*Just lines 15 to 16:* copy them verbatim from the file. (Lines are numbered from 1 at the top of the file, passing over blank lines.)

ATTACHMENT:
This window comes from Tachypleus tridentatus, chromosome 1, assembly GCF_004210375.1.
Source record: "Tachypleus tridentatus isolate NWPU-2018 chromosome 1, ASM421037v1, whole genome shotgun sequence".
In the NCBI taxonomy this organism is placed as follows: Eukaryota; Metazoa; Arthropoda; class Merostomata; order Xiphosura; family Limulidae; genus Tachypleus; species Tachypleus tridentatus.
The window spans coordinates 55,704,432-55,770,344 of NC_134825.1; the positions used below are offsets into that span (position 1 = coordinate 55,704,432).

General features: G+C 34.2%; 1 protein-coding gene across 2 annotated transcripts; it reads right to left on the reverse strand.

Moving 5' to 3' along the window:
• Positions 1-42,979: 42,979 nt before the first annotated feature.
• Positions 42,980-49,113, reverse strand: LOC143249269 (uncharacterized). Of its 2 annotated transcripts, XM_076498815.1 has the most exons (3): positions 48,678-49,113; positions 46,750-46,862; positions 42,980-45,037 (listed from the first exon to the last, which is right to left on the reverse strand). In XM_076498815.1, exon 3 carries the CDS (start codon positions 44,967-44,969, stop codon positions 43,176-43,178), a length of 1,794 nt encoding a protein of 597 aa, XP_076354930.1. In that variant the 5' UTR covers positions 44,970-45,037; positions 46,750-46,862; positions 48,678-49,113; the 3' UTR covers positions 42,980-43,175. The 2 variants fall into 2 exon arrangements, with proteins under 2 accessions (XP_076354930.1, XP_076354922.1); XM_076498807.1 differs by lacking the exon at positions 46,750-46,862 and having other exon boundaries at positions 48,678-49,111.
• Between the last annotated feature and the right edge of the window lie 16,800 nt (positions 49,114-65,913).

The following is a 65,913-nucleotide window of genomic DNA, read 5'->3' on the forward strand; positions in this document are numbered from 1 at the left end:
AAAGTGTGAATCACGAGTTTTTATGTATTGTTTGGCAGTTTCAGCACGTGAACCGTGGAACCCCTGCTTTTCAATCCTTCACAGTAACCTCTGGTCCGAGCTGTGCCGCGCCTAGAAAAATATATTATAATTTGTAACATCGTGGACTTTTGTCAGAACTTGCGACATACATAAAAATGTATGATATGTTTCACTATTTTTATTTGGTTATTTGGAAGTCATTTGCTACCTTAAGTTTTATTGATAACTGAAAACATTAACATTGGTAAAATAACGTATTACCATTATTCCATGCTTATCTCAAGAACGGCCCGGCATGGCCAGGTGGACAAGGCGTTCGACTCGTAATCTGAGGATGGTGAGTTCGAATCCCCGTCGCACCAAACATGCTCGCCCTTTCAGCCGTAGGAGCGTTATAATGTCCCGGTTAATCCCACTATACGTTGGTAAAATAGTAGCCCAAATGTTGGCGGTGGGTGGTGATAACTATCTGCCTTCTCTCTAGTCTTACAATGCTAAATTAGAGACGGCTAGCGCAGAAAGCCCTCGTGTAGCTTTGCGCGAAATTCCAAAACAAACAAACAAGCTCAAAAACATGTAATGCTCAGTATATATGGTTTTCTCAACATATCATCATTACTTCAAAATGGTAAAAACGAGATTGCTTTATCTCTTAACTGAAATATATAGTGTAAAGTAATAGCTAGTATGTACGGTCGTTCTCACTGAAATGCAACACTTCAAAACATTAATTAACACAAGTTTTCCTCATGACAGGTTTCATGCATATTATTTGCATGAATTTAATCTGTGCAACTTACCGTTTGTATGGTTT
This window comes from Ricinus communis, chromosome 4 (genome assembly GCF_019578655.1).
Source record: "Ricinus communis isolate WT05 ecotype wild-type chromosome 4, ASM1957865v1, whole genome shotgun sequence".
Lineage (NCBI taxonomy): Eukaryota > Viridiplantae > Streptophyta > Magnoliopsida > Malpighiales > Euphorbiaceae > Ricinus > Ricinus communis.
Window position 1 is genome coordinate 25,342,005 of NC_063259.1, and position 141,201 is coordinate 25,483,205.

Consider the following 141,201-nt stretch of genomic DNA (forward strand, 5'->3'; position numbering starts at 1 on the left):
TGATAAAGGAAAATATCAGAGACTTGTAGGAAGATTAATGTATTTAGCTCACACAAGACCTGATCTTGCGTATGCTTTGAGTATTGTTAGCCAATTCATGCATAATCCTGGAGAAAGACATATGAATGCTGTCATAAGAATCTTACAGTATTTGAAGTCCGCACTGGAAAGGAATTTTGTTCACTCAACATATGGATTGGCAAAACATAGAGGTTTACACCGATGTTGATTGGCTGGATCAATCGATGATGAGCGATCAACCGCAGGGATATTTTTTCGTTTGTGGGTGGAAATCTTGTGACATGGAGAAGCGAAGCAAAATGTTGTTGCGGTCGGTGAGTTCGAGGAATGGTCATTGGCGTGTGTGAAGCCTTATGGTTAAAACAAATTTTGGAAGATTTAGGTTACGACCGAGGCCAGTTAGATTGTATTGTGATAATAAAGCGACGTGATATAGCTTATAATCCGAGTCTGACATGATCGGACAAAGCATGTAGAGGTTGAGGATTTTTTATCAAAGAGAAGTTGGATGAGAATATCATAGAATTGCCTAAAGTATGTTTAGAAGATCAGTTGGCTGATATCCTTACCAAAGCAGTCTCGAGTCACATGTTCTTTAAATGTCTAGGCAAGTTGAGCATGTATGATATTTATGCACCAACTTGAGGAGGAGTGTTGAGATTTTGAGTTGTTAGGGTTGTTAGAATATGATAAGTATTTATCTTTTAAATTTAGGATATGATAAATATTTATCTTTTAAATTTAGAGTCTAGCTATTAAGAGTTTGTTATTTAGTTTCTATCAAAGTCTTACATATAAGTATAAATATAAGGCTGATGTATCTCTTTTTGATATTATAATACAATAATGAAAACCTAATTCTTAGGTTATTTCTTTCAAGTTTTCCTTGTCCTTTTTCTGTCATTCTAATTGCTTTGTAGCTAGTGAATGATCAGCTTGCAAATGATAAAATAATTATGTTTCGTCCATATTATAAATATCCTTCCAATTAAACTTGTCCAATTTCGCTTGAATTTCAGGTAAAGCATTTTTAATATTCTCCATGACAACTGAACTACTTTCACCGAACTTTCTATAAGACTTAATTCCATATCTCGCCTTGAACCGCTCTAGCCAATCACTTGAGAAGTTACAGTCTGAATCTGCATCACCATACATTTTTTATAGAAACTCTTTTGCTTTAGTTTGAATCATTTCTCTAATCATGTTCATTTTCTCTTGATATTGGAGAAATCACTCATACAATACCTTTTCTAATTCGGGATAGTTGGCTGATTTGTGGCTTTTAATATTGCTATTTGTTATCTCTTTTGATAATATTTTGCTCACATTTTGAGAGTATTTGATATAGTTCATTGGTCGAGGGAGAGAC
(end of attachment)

Window position 1 is genome coordinate 25,342,005 of NC_063259.1, and position 141,201 is coordinate 25,483,205.

Consider the following 141,201-nt stretch of genomic DNA (forward strand, 5'->3'; position numbering starts at 1 on the left):